Teen urges government to help secure release of dad detained in UAE

Salim Alaradi, a Canadian of Libyan origin, was on vacation in the U.A.E. when he was arrested in August 2014

Canadian Salim Alaradi and his son, Mohamed Alaradi are shown on a family vacation in the United Arab Emirates in a 2013 family handout photo.

Canadian Salim Alaradi and his son, Mohamed Alaradi are shown on a family vacation in the United Arab Emirates in a 2013 family handout photo.

An Ontario teen is calling on the new Liberal government to secure the release of her father, who has been languishing in a United Arab Emirates prison without charge for more than a year.

Marwa Alaradi has written to Prime Minister Justin Trudeau and every MP on Parliament Hill asking for Canada to intervene in her family’s ordeal.

“We want them to negotiate with the U.A.E., to understand what’s going on,” she told The Canadian Press in an interview. “I showed them that I need help.”

Salim Alaradi, a 46-year-old Canadian of Libyan origin who was running a business in Dubai, was abruptly detained without explanation in August last year.

His daughter now hopes an intervention from the federal government may help set her father free.

“My father has been going through injustice for more than a year now,” she said. “It’s not a case of a criminal, my father did nothing wrong, he was a normal person.”

Alaradi was born in Libya and immigrated to Canada from the U.A.E. in 1998, living in Vancouver with his family. He decided to return to the U.A.E. in 2007 to run a home appliance business with his brother.

He and his family were on vacation in the U.A.E. when he was arrested. For two months his family didn’t know if he was dead or alive. They then found out he was being held at an Abu Dhabi prison, though they have never been told why.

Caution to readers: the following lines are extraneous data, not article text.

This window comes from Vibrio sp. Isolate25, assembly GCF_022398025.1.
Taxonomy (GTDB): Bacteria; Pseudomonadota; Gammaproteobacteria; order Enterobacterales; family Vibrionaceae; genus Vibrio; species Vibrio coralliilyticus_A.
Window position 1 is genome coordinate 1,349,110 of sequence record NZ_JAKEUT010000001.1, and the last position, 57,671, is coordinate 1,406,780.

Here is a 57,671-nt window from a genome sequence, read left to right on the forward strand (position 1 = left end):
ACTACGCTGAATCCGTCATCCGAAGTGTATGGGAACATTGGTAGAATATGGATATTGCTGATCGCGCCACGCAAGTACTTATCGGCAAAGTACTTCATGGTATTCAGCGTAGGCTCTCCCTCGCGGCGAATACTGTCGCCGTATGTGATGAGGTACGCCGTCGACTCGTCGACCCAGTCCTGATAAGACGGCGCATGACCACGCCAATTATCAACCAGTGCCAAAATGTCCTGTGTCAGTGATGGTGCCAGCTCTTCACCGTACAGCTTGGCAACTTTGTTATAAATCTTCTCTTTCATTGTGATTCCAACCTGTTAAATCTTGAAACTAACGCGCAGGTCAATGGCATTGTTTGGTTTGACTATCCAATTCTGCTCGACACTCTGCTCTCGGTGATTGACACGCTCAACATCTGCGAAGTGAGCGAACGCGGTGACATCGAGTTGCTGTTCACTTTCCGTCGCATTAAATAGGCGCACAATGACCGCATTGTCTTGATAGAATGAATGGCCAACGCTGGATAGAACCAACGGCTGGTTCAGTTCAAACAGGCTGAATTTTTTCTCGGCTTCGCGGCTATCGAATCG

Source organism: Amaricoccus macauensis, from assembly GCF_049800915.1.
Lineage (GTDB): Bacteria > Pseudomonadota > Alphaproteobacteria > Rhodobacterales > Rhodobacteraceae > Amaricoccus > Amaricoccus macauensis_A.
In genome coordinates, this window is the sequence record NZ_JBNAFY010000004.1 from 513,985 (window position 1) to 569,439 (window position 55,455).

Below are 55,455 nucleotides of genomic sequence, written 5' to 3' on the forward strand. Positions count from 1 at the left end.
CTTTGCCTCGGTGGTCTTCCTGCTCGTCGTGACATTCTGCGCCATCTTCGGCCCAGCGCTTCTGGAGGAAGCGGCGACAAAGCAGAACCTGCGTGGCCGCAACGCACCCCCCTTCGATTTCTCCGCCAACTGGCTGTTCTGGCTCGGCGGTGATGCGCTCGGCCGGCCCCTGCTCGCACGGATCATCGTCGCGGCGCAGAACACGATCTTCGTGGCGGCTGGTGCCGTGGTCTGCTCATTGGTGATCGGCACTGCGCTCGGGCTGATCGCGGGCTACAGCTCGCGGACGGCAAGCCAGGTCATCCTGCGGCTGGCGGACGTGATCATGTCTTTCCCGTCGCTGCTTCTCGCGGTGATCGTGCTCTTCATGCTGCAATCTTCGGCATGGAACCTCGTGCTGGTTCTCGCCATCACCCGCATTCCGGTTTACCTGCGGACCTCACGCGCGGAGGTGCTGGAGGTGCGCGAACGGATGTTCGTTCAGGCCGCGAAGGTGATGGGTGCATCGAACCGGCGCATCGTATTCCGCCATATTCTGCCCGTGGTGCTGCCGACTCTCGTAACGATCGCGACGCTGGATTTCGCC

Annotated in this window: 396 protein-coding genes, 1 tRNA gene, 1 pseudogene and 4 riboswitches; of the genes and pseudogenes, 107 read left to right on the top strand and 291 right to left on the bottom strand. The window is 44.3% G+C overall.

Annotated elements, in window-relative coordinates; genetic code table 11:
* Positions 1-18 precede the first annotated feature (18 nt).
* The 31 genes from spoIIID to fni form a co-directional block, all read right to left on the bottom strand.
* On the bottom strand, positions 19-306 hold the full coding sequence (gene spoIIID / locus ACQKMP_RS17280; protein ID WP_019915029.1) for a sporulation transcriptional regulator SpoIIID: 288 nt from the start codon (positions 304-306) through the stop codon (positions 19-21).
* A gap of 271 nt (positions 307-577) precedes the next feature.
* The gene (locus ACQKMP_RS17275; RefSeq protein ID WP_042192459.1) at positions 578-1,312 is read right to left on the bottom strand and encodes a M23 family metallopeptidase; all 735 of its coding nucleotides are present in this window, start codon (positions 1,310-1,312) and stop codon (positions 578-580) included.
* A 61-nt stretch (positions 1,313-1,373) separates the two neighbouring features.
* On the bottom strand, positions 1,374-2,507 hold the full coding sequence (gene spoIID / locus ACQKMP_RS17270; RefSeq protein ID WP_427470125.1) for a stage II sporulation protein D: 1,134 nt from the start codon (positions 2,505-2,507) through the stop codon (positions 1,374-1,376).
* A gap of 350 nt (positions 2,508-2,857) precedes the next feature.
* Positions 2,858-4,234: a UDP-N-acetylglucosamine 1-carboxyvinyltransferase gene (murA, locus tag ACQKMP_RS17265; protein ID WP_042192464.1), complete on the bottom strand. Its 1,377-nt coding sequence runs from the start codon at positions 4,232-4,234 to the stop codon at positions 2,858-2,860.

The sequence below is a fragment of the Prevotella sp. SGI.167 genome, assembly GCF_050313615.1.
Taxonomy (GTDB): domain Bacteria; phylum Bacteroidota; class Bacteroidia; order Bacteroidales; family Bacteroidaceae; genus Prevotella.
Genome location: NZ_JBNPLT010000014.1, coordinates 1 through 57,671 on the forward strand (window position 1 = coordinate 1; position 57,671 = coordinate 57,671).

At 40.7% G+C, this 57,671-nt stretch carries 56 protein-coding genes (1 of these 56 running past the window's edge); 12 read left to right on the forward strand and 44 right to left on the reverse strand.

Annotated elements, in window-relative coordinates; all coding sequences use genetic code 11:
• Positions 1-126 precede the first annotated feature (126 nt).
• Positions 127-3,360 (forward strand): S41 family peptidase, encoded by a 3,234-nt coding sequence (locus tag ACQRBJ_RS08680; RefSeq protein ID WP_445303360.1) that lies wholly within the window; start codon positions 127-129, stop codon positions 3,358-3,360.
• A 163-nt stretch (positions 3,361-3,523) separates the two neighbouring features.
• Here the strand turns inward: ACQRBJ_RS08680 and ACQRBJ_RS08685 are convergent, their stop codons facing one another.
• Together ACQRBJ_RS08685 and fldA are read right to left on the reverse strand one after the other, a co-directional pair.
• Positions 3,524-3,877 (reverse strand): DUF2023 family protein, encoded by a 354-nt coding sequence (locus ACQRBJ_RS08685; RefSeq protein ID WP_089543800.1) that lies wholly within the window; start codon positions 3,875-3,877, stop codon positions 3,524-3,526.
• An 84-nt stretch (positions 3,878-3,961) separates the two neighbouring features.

The family’s communication with Alaradi has been limited and they have expressed concerns that he is being mistreated behind bars.

Amnesty International has noted that Alaradi was among 10 men of Libyan origin reportedly detained in the U.A.E. at the same time.

A development this month, however, is being seen as a sign of progress.

Alaradi was recently seen by a state-assigned lawyer and his file was transferred to the prosecutor general’s office, marking what the family believes is the first sign of legal advancement in his case, his daughter said.

“We know from this lawyer that my father has no accusations,” she said. “He said the file was closed and transferred to the prosecutor general’s office. They’re going to decide whether they’re going to release my father…we feel like this is a positive transition.”

Canadian consular staff were also able to visit Alaradi in prison last week, his daughter said. They told his family his health was deteriorating and that Alaradi was refusing some meals as part of a protest launched by other detainees.

“They said my father has lost weight and his health is getting worse,” Alaradi’s daughter said, adding that consular staff had also tried to get Alaradi a new pair of shoes but were barred from doing so by prison officials.

The visit is thought to be just the fourth time consular staff have been able to see Alaradi since his detention began last year, his daughter said.

A spokeswoman with the department of foreign affairs confirmed the visit, and said consular services were being provided to Alaradi and his family.

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